My Thoughts from the 3rd Annual Poverty Reduction Summit

Submitted by Calgary on May 1, 2017 - 1:16am
Takeaways and Learning

TAKEAWAYS AND LEARNING

I learned so much from my participation in Cities Reducing Poverty - When Business is Engaged. It is hard to answer what my main takeaways and learning were, but I will attempt this exercise.

1. The biggest impact for me was the subject of food poverty in Canada. Why do we in Canada dispose of $31 billion per year in food that is not sold, poor quality, leftovers etc.?  We have a population of 36 million in Canada, and 5 million of our fellow citizens (1 in 5 children), go daily without the proper daily intake of nutritious  food. Why?

2. When Cities are engaged in the movement of change for poverty reduction and the alleviation of homelessness in our communities, Social Change is positive and happens. The City of Hamilton is a prime example of this.

3. When small and large business are engaged in poverty reduction by paying their staff Living Wages, great benefits, and less precarious work, we the experts know that great things happen. They obtain a great economic advantage for their business, and their teams are more productive and create more sales.

4. Poverty is a crime and a national shame. Our country is one of the richest, most diversified, and most inclusive in the world and therefore, we can and must end poverty. Poverty is a health and lethal issue; if the discussion is seen in this context, policy can change within the scope of our municipal, provincial and federal governments.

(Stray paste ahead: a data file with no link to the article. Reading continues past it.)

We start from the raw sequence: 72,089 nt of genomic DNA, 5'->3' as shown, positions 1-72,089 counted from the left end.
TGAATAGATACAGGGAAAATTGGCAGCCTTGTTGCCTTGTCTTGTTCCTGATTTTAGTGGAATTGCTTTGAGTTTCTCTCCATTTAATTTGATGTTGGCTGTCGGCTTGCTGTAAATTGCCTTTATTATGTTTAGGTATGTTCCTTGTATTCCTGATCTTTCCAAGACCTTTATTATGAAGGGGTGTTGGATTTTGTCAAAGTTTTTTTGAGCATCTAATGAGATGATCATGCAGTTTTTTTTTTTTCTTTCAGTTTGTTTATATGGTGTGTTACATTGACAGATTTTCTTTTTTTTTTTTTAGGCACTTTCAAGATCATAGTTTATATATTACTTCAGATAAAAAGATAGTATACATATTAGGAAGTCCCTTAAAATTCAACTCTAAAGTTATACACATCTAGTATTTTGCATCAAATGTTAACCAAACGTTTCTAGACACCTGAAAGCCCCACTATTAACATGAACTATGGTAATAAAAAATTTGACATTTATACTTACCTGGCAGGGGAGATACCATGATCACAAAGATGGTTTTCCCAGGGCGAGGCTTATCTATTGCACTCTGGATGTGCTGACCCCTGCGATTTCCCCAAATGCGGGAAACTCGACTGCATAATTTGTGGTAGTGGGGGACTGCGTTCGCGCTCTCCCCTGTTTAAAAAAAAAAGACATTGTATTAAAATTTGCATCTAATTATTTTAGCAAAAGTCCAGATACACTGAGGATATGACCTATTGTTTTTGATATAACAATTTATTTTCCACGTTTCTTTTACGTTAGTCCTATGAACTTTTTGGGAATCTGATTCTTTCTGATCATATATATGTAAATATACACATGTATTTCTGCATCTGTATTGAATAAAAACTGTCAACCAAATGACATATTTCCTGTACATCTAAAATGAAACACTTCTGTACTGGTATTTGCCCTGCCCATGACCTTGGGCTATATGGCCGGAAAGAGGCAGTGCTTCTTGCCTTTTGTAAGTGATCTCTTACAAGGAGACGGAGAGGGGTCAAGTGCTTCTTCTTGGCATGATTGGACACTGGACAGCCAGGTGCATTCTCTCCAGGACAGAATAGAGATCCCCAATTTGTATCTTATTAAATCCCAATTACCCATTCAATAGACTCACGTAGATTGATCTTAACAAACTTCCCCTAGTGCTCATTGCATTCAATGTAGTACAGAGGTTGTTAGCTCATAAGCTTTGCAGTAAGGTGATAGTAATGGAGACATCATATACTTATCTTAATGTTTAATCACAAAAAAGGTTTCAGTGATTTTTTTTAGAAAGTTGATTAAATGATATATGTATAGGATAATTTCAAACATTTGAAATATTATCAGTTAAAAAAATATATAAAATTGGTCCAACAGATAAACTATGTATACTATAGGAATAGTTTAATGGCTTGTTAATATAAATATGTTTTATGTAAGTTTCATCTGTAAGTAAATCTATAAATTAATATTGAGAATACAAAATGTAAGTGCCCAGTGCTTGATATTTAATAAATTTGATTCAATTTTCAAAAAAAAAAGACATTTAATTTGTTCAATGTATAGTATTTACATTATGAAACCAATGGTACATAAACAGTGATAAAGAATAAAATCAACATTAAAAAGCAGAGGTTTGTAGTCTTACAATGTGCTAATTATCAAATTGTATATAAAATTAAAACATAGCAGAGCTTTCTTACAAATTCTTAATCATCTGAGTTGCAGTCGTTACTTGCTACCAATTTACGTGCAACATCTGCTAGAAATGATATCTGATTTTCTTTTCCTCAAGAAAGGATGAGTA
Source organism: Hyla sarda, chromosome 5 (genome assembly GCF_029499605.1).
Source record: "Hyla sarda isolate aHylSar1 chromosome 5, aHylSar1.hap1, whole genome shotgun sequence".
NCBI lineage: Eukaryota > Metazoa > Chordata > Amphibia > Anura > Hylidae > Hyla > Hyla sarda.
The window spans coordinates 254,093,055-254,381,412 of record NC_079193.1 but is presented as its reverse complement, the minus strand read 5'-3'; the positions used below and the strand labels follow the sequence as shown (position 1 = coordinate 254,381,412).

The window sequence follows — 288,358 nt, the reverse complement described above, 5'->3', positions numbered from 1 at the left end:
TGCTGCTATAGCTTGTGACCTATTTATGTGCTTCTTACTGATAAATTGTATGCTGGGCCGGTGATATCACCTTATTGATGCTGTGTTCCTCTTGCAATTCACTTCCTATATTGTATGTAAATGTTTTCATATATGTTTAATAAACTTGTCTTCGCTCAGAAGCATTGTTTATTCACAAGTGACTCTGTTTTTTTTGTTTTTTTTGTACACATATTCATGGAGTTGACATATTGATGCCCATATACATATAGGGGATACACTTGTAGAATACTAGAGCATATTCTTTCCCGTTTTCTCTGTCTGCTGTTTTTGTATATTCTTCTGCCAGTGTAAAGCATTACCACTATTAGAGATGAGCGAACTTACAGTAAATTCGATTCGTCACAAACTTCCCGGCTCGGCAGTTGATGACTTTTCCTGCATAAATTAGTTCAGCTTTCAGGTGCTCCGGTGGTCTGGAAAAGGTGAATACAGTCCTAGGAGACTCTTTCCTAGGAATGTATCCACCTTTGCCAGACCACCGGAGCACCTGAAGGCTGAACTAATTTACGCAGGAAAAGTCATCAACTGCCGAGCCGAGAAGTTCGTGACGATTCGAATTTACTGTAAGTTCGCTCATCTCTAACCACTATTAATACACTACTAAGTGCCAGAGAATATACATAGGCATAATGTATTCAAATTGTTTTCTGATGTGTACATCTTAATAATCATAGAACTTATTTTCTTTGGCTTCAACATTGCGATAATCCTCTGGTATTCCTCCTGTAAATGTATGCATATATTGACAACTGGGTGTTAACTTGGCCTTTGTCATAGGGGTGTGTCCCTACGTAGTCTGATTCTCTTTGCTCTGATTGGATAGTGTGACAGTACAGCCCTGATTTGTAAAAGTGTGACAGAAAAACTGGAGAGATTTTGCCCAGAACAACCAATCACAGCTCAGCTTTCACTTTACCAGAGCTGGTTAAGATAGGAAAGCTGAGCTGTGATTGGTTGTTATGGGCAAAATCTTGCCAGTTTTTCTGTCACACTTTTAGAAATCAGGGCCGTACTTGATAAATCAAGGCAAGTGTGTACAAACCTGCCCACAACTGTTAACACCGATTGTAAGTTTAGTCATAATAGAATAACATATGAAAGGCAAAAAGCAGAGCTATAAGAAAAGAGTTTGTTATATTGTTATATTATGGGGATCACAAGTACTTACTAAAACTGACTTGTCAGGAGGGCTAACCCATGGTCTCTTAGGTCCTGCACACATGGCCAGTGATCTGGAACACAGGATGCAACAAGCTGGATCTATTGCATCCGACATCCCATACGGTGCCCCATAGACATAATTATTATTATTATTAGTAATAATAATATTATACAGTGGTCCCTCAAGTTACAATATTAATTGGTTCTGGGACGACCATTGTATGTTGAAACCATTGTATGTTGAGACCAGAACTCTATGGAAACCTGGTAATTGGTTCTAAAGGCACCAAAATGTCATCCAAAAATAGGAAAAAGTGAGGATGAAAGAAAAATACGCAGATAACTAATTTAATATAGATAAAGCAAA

5. We the experts know that minimum wage is not an effective tool to end poverty, however we know that Living Wage and a Basic Income would be.  Basic Income would be more cost effective in our social help programs for the expenditures for our governments. Obviously, paying a fair Living Wage is the most effective way to reduce poverty.

CONCLUSION

When our population earns a reasonable living and is engaged in positive work, its health is better. People can afford decent healthy food, take their kids out to play, and be engaged in their community. This leads to a better economic advantage, including fewer expenses to the health, justice, and social service systems. It all makes sense but unfortunately not to everyone. We must continue moving forward in the discussion for changes in public policy and conversations within the community in general to change public perception.

Thank you,

Hilary L. Chapple

Community Advocate and Ally